The Meiji Emperor was the great-grandfather of the current Emperor of Japan. Following the fall of the Tokugawa shogunate in 1868, he was the first Emperor since Emperor Kemmu in the 1330s to rule the country in the absence of a shogunate; he was also the last Emperor to reign in Kyoto.
Life & Reign
Emperor Meiji, known by his personal name Mutsuhito during his life, was the son of Emperor Kômei and Nakayama Yoshiko, an imperial concubine. His wife, Ichijô Haruko, came to be known as Empress Dowager Shôken.
His reign, known as the Meiji period (1867-1912), was marked by dramatic, rapid modernization and Westernization, as the country industrialized, militarized, began colonial/imperial expansion, instituted a system of rule based around a constitutional/parliamentary monarchy, nationwide public education, and a myriad of other reforms and developments.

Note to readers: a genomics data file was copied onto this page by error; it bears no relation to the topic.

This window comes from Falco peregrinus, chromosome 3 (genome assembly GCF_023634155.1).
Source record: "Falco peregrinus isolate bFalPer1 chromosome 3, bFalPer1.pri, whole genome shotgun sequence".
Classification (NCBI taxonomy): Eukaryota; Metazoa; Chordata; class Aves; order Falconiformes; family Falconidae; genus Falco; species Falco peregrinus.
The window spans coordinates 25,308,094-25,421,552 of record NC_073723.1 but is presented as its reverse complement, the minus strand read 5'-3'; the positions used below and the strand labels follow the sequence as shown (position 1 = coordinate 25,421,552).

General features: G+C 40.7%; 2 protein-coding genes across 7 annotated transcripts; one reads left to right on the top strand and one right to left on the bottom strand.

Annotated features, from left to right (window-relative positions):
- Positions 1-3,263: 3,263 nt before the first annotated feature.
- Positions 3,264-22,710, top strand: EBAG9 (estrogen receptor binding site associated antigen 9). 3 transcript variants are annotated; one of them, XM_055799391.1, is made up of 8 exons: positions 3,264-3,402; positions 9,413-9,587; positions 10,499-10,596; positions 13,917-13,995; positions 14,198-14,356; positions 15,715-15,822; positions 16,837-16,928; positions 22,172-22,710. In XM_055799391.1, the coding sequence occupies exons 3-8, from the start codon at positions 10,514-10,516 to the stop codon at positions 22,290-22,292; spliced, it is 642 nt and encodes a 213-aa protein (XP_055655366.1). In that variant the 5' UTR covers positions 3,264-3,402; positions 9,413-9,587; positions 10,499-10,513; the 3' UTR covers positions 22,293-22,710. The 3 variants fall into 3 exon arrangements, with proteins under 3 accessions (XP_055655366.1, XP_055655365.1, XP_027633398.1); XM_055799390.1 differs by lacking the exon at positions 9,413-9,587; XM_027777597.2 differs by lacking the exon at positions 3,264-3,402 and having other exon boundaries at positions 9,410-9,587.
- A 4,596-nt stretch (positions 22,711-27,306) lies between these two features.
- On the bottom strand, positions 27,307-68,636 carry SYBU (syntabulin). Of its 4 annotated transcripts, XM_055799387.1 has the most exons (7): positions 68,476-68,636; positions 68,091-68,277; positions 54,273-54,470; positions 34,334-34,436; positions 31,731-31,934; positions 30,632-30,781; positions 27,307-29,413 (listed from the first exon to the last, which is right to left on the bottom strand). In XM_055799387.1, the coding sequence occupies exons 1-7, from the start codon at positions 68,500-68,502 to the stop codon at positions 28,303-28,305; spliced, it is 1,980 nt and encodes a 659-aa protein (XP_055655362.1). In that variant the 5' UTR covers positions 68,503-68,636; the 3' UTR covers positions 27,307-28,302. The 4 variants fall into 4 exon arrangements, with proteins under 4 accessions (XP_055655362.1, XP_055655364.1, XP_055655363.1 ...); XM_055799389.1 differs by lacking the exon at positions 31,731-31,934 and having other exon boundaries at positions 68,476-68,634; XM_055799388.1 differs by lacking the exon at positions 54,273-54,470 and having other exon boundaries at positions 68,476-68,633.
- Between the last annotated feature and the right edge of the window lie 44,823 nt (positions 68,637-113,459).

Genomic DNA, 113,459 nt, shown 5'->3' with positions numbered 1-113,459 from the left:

Emperor Meiji died in 1912, and was succeeded by his son, the Taishô Emperor. He was entombed at the former site of Fushimi castle, a short distance from the grave of Emperor Kammu; thus, the first and last emperors to reign in Heian-kyô (Kyoto) are buried nearby one another.
|Emperor of Japan
- "Chronology of the Japanese Emperors since the Mid-Nineteenth Century." in Handbook of Oriental Studies. Boston: Brill Academic Publishers, 2008. pp335-336.